Comparison between United States and Scotland government
In the United States, power is vested largely in the executive branch, which is headed by a single president. This system is a more direct form of democracy than the parliament, since the president is voted into office by the citizens rather than their representatives.
In contrast, the legislative system holds much greater political sway in Scotland. The Scottish Parliament convenes the Executive Branch, and has the authority to dismiss the first minister from office. In the United States, Congress has the ability to impeach the president but could only do so in extraordinary circumstances.
The demarcation between the executive and legislative branches is thus more clearly delineated in a presidential rather than a parliamentary democracy. In the presidential democracy of the United States, the presidential elections are held separately from that of Congress. More significant, aside from their right to vote as American citizens, the members of Congress do not have any authority to appoint the country's chief executive.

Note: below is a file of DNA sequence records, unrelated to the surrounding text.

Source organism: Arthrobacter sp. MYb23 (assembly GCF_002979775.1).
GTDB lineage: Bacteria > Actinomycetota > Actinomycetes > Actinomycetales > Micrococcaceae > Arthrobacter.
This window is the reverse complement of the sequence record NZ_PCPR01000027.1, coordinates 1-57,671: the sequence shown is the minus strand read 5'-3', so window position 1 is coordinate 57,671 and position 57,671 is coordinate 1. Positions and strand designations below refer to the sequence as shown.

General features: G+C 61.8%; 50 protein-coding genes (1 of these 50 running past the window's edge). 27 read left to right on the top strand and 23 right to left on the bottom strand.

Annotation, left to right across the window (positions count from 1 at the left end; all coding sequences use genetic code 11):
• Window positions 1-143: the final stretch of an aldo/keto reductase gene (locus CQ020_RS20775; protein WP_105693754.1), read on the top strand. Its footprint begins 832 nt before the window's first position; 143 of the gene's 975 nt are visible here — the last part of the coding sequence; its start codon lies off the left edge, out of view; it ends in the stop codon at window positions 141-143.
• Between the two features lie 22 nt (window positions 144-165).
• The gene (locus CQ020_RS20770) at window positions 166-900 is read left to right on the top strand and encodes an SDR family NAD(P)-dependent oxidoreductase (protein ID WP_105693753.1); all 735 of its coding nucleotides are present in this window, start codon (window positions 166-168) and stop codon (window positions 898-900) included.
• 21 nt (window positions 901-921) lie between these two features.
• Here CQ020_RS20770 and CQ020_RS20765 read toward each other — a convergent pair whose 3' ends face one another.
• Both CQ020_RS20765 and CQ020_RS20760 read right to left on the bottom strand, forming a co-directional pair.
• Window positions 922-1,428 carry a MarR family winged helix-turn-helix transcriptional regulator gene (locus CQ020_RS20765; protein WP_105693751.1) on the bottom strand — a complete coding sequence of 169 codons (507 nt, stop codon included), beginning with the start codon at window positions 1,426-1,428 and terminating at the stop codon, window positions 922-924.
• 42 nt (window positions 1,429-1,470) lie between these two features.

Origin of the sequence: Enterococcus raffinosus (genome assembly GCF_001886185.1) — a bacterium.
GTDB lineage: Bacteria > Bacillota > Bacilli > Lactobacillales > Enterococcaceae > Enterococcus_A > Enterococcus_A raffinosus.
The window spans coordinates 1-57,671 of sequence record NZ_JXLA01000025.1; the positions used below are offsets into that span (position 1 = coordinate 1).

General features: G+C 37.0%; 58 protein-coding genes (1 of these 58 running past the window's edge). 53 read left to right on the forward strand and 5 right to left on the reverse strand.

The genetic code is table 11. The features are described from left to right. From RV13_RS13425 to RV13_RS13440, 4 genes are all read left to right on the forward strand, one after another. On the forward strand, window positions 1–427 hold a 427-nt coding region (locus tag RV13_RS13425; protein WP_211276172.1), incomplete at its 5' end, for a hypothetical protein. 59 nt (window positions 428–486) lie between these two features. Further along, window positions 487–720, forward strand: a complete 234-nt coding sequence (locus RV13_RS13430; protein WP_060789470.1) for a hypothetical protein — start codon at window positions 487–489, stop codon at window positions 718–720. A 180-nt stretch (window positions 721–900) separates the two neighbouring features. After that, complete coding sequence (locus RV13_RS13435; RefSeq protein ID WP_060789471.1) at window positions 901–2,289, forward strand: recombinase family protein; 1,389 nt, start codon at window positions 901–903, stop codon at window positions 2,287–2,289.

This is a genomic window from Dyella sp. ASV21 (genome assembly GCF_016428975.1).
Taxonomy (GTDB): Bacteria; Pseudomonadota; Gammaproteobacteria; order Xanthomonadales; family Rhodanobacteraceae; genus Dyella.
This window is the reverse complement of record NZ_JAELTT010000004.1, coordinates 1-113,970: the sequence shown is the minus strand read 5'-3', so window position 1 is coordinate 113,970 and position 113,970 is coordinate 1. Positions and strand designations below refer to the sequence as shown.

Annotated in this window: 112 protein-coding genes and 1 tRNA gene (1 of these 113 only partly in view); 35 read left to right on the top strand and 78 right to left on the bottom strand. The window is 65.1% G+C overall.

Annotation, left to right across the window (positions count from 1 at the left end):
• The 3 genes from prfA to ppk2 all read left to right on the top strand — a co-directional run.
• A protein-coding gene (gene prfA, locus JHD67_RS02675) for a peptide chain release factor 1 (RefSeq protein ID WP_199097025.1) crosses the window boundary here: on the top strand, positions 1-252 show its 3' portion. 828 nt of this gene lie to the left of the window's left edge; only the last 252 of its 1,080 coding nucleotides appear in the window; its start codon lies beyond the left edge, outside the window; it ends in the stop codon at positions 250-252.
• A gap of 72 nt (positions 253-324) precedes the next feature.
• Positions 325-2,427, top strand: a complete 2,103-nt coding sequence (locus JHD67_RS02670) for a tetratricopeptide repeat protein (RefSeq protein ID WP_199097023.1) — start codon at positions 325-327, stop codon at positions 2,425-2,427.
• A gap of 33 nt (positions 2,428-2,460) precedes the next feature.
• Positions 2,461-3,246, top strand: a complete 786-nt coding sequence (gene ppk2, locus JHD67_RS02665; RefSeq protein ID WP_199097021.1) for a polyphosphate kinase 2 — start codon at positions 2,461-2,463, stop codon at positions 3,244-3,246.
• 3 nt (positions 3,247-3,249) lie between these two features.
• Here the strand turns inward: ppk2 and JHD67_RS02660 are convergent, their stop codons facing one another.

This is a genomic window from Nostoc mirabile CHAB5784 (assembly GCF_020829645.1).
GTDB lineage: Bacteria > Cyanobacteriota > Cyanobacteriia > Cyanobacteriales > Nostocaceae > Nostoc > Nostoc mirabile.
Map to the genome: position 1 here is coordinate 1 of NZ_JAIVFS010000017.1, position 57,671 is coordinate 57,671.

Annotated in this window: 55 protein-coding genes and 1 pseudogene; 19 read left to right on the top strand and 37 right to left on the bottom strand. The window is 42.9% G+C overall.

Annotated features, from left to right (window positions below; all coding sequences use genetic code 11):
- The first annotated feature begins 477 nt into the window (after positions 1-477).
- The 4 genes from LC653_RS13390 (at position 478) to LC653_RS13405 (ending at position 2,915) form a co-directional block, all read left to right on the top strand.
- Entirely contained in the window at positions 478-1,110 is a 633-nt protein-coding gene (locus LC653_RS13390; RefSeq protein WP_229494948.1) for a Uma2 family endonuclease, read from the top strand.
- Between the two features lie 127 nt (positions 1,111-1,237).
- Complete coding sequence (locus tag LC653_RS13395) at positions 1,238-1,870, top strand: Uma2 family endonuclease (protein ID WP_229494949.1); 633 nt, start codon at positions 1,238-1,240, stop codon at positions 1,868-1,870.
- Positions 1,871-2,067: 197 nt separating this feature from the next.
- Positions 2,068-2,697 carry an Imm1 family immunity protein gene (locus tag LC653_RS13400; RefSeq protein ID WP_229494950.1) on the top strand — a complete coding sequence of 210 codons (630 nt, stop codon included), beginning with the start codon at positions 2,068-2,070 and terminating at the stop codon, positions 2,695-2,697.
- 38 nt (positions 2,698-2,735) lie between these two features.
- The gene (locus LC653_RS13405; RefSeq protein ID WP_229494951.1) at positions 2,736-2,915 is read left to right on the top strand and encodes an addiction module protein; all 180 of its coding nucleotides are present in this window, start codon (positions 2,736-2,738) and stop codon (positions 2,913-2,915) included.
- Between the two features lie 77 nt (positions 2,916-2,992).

Thus, while the majority party composition of Congress would have a great effect on the types of laws that are passed in session, party dominance in Congress does not necessarily translate to a corresponding dominance in the executive branch. It is possible and often the case that a president is elected into power even if he or she belongs to a political party that currently does not hold a majority of seats in Congress.
Under the parliamentary system of Scotland, however, power is vested squarely on the legislative branch. More specifically, this power rests on the party or parties that are dominant within the Scottish Parliament. Winning the majority of seats in Scottish Parliament thus assures a political party of both legislative as well as executive dominance.
There are advantages and disadvantages to both methods. Supporters of the presidential democracy argue that the separate elections assure a more effective…[continue]